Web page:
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As seen in Transitions Abroad Magazine January/February 2005
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Studying Abroad in Mexico and Cuba

For an Immersion Experience, Let Go of Preconceptions

By Anna Laird Barto

Restored cathedral in Cuba
Restored cathedral in old Havana. Photo by Lies Ouwerkerk.

I remember wandering around the study abroad fair at my university, wondering if my shy freshman self could ever join the ranks of the worldly travelers who manned the information booths, brimming over with their starry-eyed tales of intercultural understanding. Five years and two study abroad programs later, I can say that studying abroad was the most important thing I've done in my life. I can also say that this is true in spite of, or perhaps because of, the fact that my experiences were nothing like my expectations.

In the summer of 2003 I participated in the Univ. of Wisconsin study abroad program in Oaxaca, Mexico, a small city known worldwide for its colorful culture. For me, the biggest appeal of this program, aside from the location, was the chance to live with a Mexican host family. According to program literature, they would welcome us with outstretched arms, and include us in all their activities.

This was not exactly my homestay experience, nor that of the majority of the 20 students in my program. This isn't to say that my host family was unpleasant or inhospitable in any way. They treated me with the businesslike courtesy of a good bed and breakfast operation, but I never felt like part of the family. The family was also hosting two other American students from different programs. Their Spanish was as rudimentary as mine, and we fell into the habit or speaking English to each other at home.

In spite of the fact that the host family experience did not meet my expectations, I still felt embraced by Mexican society. I was befriended by the girls who worked in the food and magazine stalls I passed on my way to school. I spent evenings with them behind the counter, helping them with their English homework and playing with their kids while the monsoon rains pounded on the tin roofs. I also was adopted by my Spanish conversation partner's family, who invited me to their home: a stucco shack on a steep mountainside overlooking the city, where they prepared me a meal of chapulines (fried grasshoppers) and taught me the steps to traditional dances. If I had been closer to my host family I do not know that I would have had the chance to develop these other relationships.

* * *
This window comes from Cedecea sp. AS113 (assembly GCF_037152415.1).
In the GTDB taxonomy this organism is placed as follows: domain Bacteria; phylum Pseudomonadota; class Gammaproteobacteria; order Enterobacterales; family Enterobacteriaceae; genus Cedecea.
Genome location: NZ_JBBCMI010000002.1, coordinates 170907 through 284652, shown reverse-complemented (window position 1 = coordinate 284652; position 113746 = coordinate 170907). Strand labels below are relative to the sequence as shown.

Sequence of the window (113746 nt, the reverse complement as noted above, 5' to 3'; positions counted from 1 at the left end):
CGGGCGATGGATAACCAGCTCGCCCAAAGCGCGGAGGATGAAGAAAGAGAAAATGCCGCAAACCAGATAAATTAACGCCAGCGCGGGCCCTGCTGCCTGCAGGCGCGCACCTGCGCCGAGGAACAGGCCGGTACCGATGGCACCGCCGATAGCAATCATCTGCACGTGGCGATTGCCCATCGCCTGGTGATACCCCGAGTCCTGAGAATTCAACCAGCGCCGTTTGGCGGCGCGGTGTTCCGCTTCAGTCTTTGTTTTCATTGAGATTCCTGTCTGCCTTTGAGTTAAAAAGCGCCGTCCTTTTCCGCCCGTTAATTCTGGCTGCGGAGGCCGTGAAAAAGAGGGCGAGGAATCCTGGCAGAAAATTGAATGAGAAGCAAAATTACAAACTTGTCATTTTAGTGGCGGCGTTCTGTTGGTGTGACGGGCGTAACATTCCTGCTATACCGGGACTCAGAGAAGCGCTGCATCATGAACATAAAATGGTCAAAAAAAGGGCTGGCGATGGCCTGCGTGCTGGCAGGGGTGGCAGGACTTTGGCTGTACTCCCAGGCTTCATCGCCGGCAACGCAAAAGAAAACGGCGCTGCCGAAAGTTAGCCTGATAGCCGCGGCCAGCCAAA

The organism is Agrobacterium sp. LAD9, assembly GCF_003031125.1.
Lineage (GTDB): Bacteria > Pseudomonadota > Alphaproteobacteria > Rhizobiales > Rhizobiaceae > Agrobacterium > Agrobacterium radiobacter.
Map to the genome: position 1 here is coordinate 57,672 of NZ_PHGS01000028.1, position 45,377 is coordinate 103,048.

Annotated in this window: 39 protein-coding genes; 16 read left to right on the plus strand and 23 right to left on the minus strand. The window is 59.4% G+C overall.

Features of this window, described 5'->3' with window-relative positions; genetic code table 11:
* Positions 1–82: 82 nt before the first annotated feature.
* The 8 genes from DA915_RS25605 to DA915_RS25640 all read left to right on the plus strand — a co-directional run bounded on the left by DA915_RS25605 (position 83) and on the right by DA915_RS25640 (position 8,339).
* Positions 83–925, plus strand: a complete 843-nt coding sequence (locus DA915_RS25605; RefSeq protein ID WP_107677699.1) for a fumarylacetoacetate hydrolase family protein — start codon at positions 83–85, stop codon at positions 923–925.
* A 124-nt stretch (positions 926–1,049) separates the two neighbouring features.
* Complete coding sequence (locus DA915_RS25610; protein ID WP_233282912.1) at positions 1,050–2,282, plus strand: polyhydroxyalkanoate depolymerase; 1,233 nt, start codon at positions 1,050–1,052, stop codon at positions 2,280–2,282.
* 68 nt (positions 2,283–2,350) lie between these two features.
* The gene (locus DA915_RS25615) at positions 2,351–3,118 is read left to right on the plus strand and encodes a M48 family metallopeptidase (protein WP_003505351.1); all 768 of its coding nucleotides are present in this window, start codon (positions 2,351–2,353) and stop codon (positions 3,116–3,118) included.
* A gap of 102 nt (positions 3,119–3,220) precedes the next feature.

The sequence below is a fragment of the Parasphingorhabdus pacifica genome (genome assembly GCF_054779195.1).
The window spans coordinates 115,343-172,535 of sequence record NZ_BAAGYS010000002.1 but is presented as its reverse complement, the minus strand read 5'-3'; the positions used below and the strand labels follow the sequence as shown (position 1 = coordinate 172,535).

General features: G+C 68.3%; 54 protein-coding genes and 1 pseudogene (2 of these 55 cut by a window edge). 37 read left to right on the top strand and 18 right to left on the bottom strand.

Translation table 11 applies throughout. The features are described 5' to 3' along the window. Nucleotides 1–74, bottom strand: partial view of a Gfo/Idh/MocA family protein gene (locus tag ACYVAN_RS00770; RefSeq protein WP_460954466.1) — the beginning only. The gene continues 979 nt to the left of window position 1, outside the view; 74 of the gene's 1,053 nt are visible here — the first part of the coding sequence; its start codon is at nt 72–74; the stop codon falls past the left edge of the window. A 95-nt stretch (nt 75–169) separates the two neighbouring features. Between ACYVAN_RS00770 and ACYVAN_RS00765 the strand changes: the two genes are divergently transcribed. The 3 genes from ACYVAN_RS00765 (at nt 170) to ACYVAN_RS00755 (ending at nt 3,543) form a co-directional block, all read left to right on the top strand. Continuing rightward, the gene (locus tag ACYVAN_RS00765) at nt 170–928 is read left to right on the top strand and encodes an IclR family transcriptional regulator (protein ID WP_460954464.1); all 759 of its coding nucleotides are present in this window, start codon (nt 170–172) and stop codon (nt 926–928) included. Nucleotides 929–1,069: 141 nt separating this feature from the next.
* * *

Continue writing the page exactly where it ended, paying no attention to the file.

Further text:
The drawback of the Oaxaca program was that we took all our classes with fellow program participants instead of with Mexican students. However, the Cultural Institute of Oaxaca compensated for this by providing small classes (one of my classes only had two other students) and personable, native-speaking instructors. This was ideal for a student such as myself who was too shy to participate in the large, formal language classes of my university. On the downside, we spoke a lot of English between classes as we sat in pig-skin chairs in the Institute's garden and sipped their locally grown coffee.

All told, I wouldn't change a thing about my study abroad experience in Oaxaca, except that I wish it had been longer. A testament to this is that after graduation I returned there to teach English.

In the spring of my senior year at Wisconsin, I was lucky to be one of the last American students to study at the Univ. of Havana before Bush suspended student visas. I took part in a program organized by the Institute for Study Abroad (IFSA) at Butler Univ. What set the IFSA program apart from other study abroad programs in Havana was that it offered students full immersion in classes with Cuban students. The obvious drawback was that while we were immersed in the classroom, Cuban law forbids American students from living with Cuban hosts families.